måndag 17 september 2007

Swedish house prices



Swedish house prices in millions of SEK.
Stockholm: 3,4 mkr (+15%)
Skåne: 2,1 mkr (+11%)
Halland: 2,0 mkr (+8%)
Uppsala: 1,9 mkr (+9%)
Västra Götaland: 1,8 mkr (+12%)
Gotland: 1,6 mkr (+15%)
Södermanland: 1,6 mkr (+9%)
Östergötland: 1,6 mkr (+8%)
Västmanland: 1,5 mkr (+7%)
Blekinge: 1,2 mkr (+5%)
Jönköping: 1,1 mkr (+3%)
Kronoberg: 1,1 mkr (+8%)
Örebro: 1,1 mkr (+6%)
Västerbotten: 1,1 mkr (+12%)
Jämtland: 1,0 mkr (+16%)
Kalmar: 1,0 mkr (+9%)
Värmland: 0,9 mkr (+9%)
Gävleborg: 0,9 mkr (+8%)
Dalarna: 0,9 mkr (+6%)
Västernorrland: 0,8 mkr (+10%)
Norrbotten: 0,8 mkr (+8%)

Storstadsområdena

Stor-Stockholm: 3,4 mkr (+15%)
Stor-Malmö: 2,7 mkr (+10%)
Stor-Göteborg: 2,6 mkr (+11%)

Source: Källa och defenitioner: Statisktiska Centralbyråns småhusbarometer. Siffran i parantes anger prisförändringen jämfört med samma period 2006.
Figures in brackets are increase compared with 2006. One million kronor is about £75,000, which is roughly equal to the value of the building.

This is very interesting. The prices look dirt cheap compared to the UK. A typical house - about 90sq metres floor area, in SE England is 4,000,000 SEK and that will be in quite a poor area with rotten public transport. And in Greater London nearer 6,000,000 SEK.

Of course, most of that is land value. The value of the actual bricks and mortar is around 1,000,000 SEK which shows that the land value outside the main cities in Sweden is very low.

Since the division in Britain is primarily between those who own property (land) and those who do not, this could go a long way to explaining why Sweden does not have the inequality problem that Britain suffers from. And why Swedes seem to enjoy a higher standard of living. They are not burdened for half a lifetime with huge debts to pay for the land their homes stand on.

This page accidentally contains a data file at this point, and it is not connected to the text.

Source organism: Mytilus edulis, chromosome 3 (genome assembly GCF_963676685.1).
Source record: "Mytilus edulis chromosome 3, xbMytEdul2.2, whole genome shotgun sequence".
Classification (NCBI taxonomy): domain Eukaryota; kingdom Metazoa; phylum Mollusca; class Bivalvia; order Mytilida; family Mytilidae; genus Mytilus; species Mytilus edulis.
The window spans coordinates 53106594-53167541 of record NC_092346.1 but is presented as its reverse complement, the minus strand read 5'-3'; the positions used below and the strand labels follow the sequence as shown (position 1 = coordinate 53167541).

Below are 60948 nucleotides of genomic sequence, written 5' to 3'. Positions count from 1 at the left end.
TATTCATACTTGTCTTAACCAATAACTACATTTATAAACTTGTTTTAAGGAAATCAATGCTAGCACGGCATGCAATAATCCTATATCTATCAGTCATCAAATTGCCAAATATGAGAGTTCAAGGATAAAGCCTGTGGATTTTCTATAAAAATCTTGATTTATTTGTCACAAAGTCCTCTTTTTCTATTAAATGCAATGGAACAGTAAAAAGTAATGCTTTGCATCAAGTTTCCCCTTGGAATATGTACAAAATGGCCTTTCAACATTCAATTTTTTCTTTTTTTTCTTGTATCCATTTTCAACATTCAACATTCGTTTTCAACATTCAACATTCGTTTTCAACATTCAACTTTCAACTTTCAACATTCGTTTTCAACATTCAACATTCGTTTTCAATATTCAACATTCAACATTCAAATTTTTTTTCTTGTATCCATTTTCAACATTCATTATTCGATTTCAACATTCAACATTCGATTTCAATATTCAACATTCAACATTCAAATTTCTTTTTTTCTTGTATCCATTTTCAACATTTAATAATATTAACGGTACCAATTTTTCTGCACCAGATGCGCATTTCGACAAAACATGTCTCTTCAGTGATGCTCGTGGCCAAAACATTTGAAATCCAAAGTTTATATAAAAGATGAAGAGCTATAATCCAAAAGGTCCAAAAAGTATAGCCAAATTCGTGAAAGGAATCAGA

4 kommentarer:

Florestan sa...

Oh, I wouldn't say dirt cheap, it's the UK (not to mention London area) which is unbelievably expensive.
And "our" prices have a downside; guess what we'd get for our two country houses (in the district of Västernorrland) right by the lake in lovely surroundings? Close to nothing.

Henry sa...

Presumably you would get the value of the building? ie what it would cost to build it, minus the cost of any repairs that need to be done. Or would you?

Florestan sa...

Is there a particular reason for that, or just common sense? No, there's no guarantee we'd ever get what it costs anyone in time, material and labour to build two houses.
We get a buyer would pay, straight market economy. Another reason for distributism...

Henry sa...

There is a reason, which is that it is unlikely that anyone would have built the houses there in the first place if there was a better location they could have been put. The best location available free of charge is defined as the "margin" in Ricardian theory. Of course circumstances can change eg a train service may have existed once but no longer runs. In which case the person building the house would not get their money back. On the other hand, the area may have become more attractive eg because a town grew up nearby and became prosperous, in which case land which was marginal now has a value. And as you say, you get what a buyer would pay, with these considerations governing the actual amount.

I am keen on distributism. But nobody seems to have worked out what kind of legislative and fiscal structures would be needed to achieve the desired objectives.

I have long had my own views on what is required for this, which I have referred to from time to time on the blog. It would amount to, in effect, an updating of the feudal system. From that perspective, Left and Right are Wrong.

Are you the only distributist in the land? And by the way, you may not realise or appreciate this from your position, but you have a thriving church which appears to be in good shape, and that is something to be thankful about.

Cardinal Cormac Murphy O'Connor

Please pray for the repose of the soul of Cardinal Cormac Murphy O'Connor Bishop of the Diocese of Arundel and Brighton for 23 years ...